"Kee" Points with Jim Kee, Ph.D.

Employment data and ISM manufacturing and non-manufacturing data all point to continued moderate growth in the 2 percent range. Proprietary models that I have followed for some years expect growth to accelerate somewhat to 2.5 percent  for 2013. My thinking has been that U.S. GDP growth in 2013 will be moderately higher than in 2012. Why?


Well, this expansion has been much weaker than average for two primary reasons: (1) expansions  following housing collapses/financial crisis tend to be weaker as the private sector “de-levers,” slowing spending and credit creation, and (2) fiscal policy uncertainty (tax, spending regulation) has risen sharply over the past 4-5 years, moving cash to the sidelines and delaying long-term wealth creating activities like capital spending and hiring.


With respect to the first, private sector delevering, I have seen a lot of research lately that suggests that this phase in the U.S. might be coming to an end. Renaissance Macro Research, for example, makes the case that increases in real estate assets and equity prices have increased the ratio of household net worth (wealth) to income to its highest level since 2008. Another very interesting study was recently published by the Bank Credit Analyst. They looked at prior housing/credit busts in developed economies rather than emerging economies (e.g. U.K, Norway, Sweden, Finland) and found that when the ratio of private debt to GDP had declined, post-crash, to about to where it is now in the U.S, then economic growth shifted upwards onto a higher path.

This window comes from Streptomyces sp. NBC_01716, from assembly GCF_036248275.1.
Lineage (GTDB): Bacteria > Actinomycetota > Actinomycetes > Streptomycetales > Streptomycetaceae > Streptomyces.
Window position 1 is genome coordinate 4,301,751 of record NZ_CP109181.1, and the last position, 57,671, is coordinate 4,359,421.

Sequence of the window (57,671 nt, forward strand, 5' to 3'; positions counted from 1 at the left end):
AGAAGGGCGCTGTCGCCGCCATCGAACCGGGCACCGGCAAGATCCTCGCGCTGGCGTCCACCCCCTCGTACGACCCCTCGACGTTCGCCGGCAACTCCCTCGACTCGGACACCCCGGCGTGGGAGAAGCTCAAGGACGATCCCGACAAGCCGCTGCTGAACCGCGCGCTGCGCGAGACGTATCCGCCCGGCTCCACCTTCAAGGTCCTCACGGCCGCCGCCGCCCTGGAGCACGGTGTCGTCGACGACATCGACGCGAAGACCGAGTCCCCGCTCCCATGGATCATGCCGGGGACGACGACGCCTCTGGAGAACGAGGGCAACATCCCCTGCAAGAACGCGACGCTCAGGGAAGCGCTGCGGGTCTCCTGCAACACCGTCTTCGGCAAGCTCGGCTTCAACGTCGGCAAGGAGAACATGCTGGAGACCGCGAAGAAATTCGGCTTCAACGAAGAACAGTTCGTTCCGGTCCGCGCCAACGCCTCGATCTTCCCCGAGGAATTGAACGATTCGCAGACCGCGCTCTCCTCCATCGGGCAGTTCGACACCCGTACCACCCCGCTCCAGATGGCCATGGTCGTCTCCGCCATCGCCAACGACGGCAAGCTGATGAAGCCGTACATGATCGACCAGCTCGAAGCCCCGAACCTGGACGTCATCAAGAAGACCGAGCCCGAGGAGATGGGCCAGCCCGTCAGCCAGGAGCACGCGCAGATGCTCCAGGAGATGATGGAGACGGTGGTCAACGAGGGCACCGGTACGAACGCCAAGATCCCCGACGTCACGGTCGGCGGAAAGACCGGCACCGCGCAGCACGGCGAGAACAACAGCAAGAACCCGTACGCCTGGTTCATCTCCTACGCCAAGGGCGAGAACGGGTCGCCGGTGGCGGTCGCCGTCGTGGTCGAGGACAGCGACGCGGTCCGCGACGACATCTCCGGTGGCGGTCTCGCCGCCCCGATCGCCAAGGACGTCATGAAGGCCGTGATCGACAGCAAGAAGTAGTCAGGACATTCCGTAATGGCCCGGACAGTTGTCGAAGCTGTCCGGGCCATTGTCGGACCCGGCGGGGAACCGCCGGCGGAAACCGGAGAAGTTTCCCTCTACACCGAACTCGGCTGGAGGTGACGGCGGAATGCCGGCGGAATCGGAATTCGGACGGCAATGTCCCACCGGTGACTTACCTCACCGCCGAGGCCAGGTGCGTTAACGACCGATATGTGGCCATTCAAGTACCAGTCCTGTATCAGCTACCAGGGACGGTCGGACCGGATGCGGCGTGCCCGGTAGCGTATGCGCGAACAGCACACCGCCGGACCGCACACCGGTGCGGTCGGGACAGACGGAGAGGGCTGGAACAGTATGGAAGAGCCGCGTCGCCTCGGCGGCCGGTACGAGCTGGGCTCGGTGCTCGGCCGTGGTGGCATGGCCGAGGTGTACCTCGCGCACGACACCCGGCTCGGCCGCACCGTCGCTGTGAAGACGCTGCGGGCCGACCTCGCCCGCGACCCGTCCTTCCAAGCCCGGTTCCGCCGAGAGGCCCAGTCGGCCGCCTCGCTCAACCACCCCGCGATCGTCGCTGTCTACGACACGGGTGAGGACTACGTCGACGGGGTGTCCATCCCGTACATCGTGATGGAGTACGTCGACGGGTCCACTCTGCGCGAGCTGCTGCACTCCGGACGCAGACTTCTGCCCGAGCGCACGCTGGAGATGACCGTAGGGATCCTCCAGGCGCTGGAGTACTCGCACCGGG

And with respect to the second, policy uncertainty, I think it is encouraging that fiscal cliff discussions have moved from the “public posturing, private negotiating” mode to mostly private negotiating. That typically means that something tangible is being worked out. This week and next are what it all boils down to, so I think a lot of uncertainty one way or the other will be resolved fairly quickly. The budget ceiling debate (slated to become binding in February) is already moving up in the headlines as the press starts preparing for the next “crisis.” I suspect that if the budget ceiling gets resolved before year’s end then it’s back to European debt, Chinese growth, and Middle East turmoil. It is worth pointing out that these are the same issues that have dominated the headlines this year, and yet the market is up well above average (> 14%) year-to-date.


As an interesting aside, the Bank Credit Analyst report mentioned above suggested that, if growth improves, stock market volatility will decline. The reasoning appealed to me:  it was premised on the notion that low GDP growth makes it easier for any given shock to result in recession, making markets more skittish (hence more stock market volatility). I decided to test this assertion that low growth begets market volatility by looking at stock market volatility and economic growth going back to 1926. Sure enough, high stock market volatility periods (above average) occur amidst low, below-average GDP growth rates of 1.9 percent, while low volatility markets occur during higher, 4.73  percent (average) GDP growth periods. This suggests that stronger economic growth is needed in order to reduce stock market volatility.


Thinking it through a bit further, if low economic growth – and hence magnified susceptibility to shocks -  explains stock market volatility, then it should also explain the performance of safe haven or “tail risk” assets like gold. Sure enough, gold price increases are twice as high during high stock volatility, low growth periods then during low volatility, high growth periods.